We Energies and Alliant Energy have applied for updated water permits for the state’s three largest coal plants, the Oak Creek and Elm Road Coal Plants (Oak Creek) in southeastern Wisconsin and the Columbia Coal Plant in (Columbia) in Pardeeville. Unfortunately, as written, the permits allow We Energies and Alliant to continue to pollute to our waterways and don’t adequately implement new federal rules for protection from coal plant pollution. Annually, coal plants cumulatively release 2.2 billion pounds of contaminated wastewater directly into our rivers, lakes and bays due to wet ash handling.
We need the Wisconsin DNR to include the latest technological standards for treatment of coal ash waste because we deserve protection of our waterways from coal ash pollution.
Coal Plants = Dirty Water
In 2015, the Obama Administration announced new federal rules that would safeguard communities from water pollution caused by coal plants. The Steam Electric Effluent Limitations and Guidelines (ELG) rule found that it was feasible for all coal plants to eliminate the release from coal ash waste of toxins such as arsenic, mercury, selenium, and lead into our rivers and streams. One of the ways it does this is by including a requirement to eliminate wet coal ash handling by 2020, with an option to push it back to 2023 only if they can prove that it would be “technically and economically infeasible” to comply with the law by 2020. Wet ash handling is a process that treats coal ash by mixing it with water which then flows into ash ponds or impoundments.
The water permits are up for renewal for the first time since the ELG rule went into effect. Neither permit (issued by the Walker Administration last year) requires adequate implementation of the ELG rule. Instead, the current permits force Wisconsinites to pay for the pollution by allowing the coal plants to continue to leach pollution into our water bodies.
The Columbia permit completely ignores the ELG rule and has no requirements around eliminating wet-ash handling. Any possibility of coal ash pond overflow puts the Wisconsin River and other bodies of water at risk. This has been a problem for a long time and the DNR is now required to step in and fix it. Ecological studies in the late 1970s identified devastating impacts on aquatic life in a stream receiving discharge from ash ponds wiping out nearly all aquatic insects for 2.2 miles downstream.
The Oak Creek water permit as currently drafted allows We Energies to continue using wet ash handling until the latest possible date, 2023. Additionally, the Oak Creek permit requests permission to add more mercury into Lake Michigan (an already impaired water body) more than triple the wildlife standard and nearly triple the human health standard. If the permit moves forward unchanged, this decision would give We Energies the green light to continue putting Wisconsin waters, including Lake Michigan, at risk of contamination from heavy metals, nutrients and other toxic pollutants until the last possible date under the rule, even though we believe they are capable of complying by November 2020.
In a separate but related issue, We Energies is requesting a new exemption from state water discharge standards, called a variance, for mercury. The DNR sets standards for discharge of water containing mercury into nearby surface waters. The background level of mercury in Lake Michigan is high enough to be already considered impaired by the DNR, at 0.39 ng/L. The wildlife safe standard is 1.3 ng/L and the human health standard is 1.5 ng/L. We Energies is requesting a variance more than triple the wildlife standard and nearly triple the human health standard, up to 4.1 ng/L.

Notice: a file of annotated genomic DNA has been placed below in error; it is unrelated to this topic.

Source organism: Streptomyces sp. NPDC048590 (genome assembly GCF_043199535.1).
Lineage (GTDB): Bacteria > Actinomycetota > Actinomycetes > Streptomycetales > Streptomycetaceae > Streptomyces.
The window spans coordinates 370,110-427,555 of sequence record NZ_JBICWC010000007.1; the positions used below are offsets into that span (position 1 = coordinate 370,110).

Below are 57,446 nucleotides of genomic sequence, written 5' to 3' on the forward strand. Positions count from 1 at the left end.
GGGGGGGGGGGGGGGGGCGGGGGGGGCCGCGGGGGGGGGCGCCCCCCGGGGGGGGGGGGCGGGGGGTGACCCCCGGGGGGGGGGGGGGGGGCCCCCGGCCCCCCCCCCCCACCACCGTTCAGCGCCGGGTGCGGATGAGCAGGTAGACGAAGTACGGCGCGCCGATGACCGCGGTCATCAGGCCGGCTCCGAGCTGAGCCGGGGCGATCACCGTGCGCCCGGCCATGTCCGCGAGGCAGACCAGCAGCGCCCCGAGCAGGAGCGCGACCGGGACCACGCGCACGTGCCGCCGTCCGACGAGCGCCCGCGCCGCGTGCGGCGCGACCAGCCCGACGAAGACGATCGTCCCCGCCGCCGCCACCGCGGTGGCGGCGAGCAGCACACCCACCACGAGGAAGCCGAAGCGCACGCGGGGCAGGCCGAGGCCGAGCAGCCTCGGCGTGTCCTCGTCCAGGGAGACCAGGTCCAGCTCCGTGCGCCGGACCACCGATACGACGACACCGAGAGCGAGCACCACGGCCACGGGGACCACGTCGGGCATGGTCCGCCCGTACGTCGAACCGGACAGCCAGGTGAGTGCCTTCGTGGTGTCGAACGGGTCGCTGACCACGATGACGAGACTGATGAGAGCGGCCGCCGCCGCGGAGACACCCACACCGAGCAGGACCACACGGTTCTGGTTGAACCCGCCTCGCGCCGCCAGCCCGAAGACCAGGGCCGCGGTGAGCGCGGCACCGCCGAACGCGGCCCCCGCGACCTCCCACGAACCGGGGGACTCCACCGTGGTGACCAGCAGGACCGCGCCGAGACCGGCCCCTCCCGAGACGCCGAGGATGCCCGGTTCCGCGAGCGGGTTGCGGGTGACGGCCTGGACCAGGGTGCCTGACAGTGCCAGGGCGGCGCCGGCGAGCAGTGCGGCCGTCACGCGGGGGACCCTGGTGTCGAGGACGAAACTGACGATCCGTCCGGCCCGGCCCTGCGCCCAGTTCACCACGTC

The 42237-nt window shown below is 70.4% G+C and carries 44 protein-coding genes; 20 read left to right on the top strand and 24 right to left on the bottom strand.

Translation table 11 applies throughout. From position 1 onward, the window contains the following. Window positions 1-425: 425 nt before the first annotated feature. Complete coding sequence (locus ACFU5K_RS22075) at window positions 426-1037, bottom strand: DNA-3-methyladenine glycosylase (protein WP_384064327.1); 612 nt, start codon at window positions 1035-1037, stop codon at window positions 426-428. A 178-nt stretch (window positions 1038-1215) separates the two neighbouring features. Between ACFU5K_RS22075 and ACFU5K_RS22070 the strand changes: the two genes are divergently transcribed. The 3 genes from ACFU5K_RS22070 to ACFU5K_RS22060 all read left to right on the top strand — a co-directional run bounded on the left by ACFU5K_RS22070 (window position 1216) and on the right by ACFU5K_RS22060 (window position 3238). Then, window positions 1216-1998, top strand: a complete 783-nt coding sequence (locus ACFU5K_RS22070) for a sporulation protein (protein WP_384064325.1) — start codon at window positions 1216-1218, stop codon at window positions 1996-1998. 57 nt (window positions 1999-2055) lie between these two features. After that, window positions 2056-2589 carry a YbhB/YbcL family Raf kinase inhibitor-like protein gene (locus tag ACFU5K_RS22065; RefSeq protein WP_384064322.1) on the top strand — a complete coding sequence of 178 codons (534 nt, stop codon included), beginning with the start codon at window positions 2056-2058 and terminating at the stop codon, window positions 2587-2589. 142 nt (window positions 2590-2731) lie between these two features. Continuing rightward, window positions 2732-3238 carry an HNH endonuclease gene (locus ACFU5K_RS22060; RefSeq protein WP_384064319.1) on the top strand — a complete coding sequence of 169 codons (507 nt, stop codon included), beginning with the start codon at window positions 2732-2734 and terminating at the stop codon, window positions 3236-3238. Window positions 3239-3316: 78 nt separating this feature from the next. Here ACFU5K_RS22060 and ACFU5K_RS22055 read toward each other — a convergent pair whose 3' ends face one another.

According to the Environmental Protection Agency, high levels of mercury exposure can harm the heart, brain, lungs, kidneys and immune system of people of all ages. People are exposed to mercury by eating fish that contain high levels of methylmercury, which concentrates in the food chain. Babies and young children are particularly vulnerable and communities who rely on fishing for sustenance or financial well being may be disproportionately affected.
Human Health Standard
According to the DNR’s draft permit, between 2005 and 2008, discharges from the Oak Creek-Elm Road facility met state guidelines for mercury. However, discharges have consistently exceeded the limit since 2012. While improving best practices around coal ash handling may not completely eliminate mercury pollution, it will go a long way.
“The Year of Safe Drinking Water”
It's a new administration and a new day for water protection here in Wisconsin (Governor Evers has even announced that 2019 will be the ‘Year of Safe Drinking Water’) so we're hopeful that a big turnout and lots of comments will create the political will to improve these permits and protect all of us from mercury and coal ash pollution.
You can make a difference!
There are 2 public hearings for each of these permits where people can come and call on the DNR to fix and improve the permits. Make sure to register if you want to sign up for a carpool
Oak Creek Coal Plant
Columbia Coal Plant
Monday, February 11, 2019
Rally at 12:30 PM
Hearing starts at 1:00 PM
Oak Creek Community Center
8580 South Howell Ave
Oak Creek, WI 53154
Tuesday, February 12, 2019
Portage Public Library
253 West Edgewater Street
Portage, WI 53901
· ELG rule isn’t enforced until the latest date
· More mercury into Lake Michigan
· Completely ignores ELG rule and the pollution from the plant, putting the Wisconsin River at risk
Once the hearing begins, each person will have five minutes to testify before the DNR and express their opinion about the draft permit. You do not need to be an expert to speak! This is an opportunity for every member of the public to be heard. By adding your voice to the chorus, you can make a difference.